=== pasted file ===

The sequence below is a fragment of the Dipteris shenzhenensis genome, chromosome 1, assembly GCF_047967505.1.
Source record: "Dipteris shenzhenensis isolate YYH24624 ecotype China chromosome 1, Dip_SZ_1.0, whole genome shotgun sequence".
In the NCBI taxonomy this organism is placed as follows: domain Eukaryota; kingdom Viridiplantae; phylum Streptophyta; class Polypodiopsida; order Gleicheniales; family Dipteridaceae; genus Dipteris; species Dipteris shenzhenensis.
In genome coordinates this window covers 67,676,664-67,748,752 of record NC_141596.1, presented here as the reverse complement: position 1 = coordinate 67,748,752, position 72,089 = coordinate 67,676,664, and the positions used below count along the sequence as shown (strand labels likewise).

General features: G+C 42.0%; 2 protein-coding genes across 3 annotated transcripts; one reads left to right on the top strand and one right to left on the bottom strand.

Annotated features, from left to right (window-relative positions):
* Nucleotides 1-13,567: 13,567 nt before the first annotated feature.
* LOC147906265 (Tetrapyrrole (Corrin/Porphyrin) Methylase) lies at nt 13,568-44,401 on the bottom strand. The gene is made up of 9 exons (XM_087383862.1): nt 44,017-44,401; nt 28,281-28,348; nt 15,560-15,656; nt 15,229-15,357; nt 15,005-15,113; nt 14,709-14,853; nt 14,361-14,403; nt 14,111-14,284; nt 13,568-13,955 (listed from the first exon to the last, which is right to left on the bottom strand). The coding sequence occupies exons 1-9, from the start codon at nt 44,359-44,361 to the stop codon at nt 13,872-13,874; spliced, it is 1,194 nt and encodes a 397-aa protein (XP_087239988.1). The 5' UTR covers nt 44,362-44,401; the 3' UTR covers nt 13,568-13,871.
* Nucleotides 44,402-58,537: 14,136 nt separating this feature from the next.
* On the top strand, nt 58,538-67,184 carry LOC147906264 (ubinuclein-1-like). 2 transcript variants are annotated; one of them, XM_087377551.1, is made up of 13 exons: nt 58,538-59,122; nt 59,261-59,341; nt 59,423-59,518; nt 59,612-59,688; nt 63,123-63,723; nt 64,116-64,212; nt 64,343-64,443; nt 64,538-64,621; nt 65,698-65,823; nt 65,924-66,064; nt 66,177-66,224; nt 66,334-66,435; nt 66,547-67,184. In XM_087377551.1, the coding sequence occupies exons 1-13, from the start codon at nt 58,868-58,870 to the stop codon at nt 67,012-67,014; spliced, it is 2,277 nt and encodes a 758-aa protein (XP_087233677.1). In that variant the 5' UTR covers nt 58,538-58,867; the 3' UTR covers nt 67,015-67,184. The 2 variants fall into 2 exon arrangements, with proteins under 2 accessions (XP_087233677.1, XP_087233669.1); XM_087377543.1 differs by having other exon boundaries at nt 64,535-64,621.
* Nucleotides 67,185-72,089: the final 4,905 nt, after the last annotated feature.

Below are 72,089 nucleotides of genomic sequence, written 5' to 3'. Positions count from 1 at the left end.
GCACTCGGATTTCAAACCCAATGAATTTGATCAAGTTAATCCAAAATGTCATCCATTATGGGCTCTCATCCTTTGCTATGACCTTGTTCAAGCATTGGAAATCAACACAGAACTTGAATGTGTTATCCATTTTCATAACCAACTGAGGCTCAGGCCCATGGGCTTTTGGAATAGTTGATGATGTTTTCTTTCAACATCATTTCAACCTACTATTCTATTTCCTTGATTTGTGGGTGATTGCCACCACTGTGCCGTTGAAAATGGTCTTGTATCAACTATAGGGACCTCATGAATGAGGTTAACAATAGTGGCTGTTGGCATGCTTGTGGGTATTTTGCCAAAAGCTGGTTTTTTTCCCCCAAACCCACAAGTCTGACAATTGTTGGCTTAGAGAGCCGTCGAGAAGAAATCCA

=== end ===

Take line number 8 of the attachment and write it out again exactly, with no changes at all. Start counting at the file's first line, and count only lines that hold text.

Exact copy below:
* LOC147906265 (Tetrapyrrole (Corrin/Porphyrin) Methylase) lies at nt 13,568-44,401 on the bottom strand. The gene is made up of 9 exons (XM_087383862.1): nt 44,017-44,401; nt 28,281-28,348; nt 15,560-15,656; nt 15,229-15,357; nt 15,005-15,113; nt 14,709-14,853; nt 14,361-14,403; nt 14,111-14,284; nt 13,568-13,955 (listed from the first exon to the last, which is right to left on the bottom strand). The coding sequence occupies exons 1-9, from the start codon at nt 44,359-44,361 to the stop codon at nt 13,872-13,874; spliced, it is 1,194 nt and encodes a 397-aa protein (XP_087239988.1). The 5' UTR covers nt 44,362-44,401; the 3' UTR covers nt 13,568-13,871.